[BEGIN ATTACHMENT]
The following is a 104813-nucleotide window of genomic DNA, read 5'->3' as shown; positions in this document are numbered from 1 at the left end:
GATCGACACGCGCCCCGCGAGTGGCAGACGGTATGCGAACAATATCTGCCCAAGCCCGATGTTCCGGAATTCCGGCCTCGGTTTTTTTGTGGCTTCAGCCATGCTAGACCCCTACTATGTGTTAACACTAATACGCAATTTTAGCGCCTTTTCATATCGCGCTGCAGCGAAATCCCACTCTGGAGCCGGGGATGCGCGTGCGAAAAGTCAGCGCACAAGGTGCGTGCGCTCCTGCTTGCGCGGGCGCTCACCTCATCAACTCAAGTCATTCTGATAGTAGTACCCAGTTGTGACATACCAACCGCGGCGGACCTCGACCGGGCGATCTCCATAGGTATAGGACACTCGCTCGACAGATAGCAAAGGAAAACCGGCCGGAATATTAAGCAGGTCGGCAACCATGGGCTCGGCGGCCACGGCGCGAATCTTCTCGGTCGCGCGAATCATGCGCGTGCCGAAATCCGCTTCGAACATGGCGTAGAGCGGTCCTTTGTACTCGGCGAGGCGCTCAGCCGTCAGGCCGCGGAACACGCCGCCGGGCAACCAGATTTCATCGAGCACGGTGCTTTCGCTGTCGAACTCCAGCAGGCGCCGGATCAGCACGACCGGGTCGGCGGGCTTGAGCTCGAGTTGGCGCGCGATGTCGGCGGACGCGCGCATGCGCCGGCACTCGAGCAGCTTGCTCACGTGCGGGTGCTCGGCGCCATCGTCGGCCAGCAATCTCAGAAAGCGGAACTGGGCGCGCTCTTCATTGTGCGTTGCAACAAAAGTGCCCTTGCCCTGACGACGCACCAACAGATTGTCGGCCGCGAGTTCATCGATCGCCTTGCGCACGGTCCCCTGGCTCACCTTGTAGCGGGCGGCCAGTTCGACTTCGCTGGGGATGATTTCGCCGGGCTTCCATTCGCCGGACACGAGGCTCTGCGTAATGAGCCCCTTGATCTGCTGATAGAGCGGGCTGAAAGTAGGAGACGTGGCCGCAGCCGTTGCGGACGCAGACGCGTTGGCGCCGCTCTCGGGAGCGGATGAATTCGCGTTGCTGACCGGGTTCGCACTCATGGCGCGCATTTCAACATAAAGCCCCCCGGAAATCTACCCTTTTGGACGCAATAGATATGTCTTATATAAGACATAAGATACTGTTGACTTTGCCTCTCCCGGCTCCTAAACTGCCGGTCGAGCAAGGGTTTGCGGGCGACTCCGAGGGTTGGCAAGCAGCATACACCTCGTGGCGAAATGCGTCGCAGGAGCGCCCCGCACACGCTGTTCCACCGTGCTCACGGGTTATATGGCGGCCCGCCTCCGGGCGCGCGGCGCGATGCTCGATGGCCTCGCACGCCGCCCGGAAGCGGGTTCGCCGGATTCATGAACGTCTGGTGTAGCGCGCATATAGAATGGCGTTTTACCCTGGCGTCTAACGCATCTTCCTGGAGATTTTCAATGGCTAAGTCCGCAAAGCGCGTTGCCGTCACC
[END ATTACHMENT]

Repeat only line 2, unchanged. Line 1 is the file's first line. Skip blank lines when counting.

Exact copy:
GATCGACACGCGCCCCGCGAGTGGCAGACGGTATGCGAACAATATCTGCCCAAGCCCGATGTTCCGGAATTCCGGCCTCGGTTTTTTTGTGGCTTCAGCCATGCTAGACCCCTACTATGTGTTAACACTAATACGCAATTTTAGCGCCTTTTCATATCGCGCTGCAGCGAAATCCCACTCTGGAGCCGGGGATGCGCGTGCGAAAAGTCAGCGCACAAGGTGCGTGCGCTCCTGCTTGCGCGGGCGCTCACCTCATCAACTCAAGTCATTCTGATAGTAGTACCCAGTTGTGACATACCAACCGCGGCGGACCTCGACCGGGCGATCTCCATAGGTATAGGACACTCGCTCGACAGATAGCAAAGGAAAACCGGCCGGAATATTAAGCAGGTCGGCAACCATGGGCTCGGCGGCCACGGCGCGAATCTTCTCGGTCGCGCGAATCATGCGCGTGCCGAAATCCGCTTCGAACATGGCGTAGAGCGGTCCTTTGTACTCGGCGAGGCGCTCAGCCGTCAGGCCGCGGAACACGCCGCCGGGCAACCAGATTTCATCGAGCACGGTGCTTTCGCTGTCGAACTCCAGCAGGCGCCGGATCAGCACGACCGGGTCGGCGGGCTTGAGCTCGAGTTGGCGCGCGATGTCGGCGGACGCGCGCATGCGCCGGCACTCGAGCAGCTTGCTCACGTGCGGGTGCTCGGCGCCATCGTCGGCCAGCAATCTCAGAAAGCGGAACTGGGCGCGCTCTTCATTGTGCGTTGCAACAAAAGTGCCCTTGCCCTGACGACGCACCAACAGATTGTCGGCCGCGAGTTCATCGATCGCCTTGCGCACGGTCCCCTGGCTCACCTTGTAGCGGGCGGCCAGTTCGACTTCGCTGGGGATGATTTCGCCGGGCTTCCATTCGCCGGACACGAGGCTCTGCGTAATGAGCCCCTTGATCTGCTGATAGAGCGGGCTGAAAGTAGGAGACGTGGCCGCAGCCGTTGCGGACGCAGACGCGTTGGCGCCGCTCTCGGGAGCGGATGAATTCGCGTTGCTGACCGGGTTCGCACTCATGGCGCGCATTTCAACATAAAGCCCCCCGGAAATCTACCCTTTTGGACGCAATAGATATGTCTTATATAAGACATAAGATACTGTTGACTTTGCCTCTCCCGGCTCCTAAACTGCCGGTCGAGCAAGGGTTTGCGGGCGACTCCGAGGGTTGGCAAGCAGCATACACCTCGTGGCGAAATGCGTCGCAGGAGCGCCCCGCACACGCTGTTCCACCGTGCTCACGGGTTATATGGCGGCCCGCCTCCGGGCGCGCGGCGCGATGCTCGATGGCCTCGCACGCCGCCCGGAAGCGGGTTCGCCGGATTCATGAACGTCTGGTGTAGCGCGCATATAGAATGGCGTTTTACCCTGGCGTCTAACGCATCTTCCTGGAGATTTTCAATGGCTAAGTCCGCAAAGCGCGTTGCCGTCACC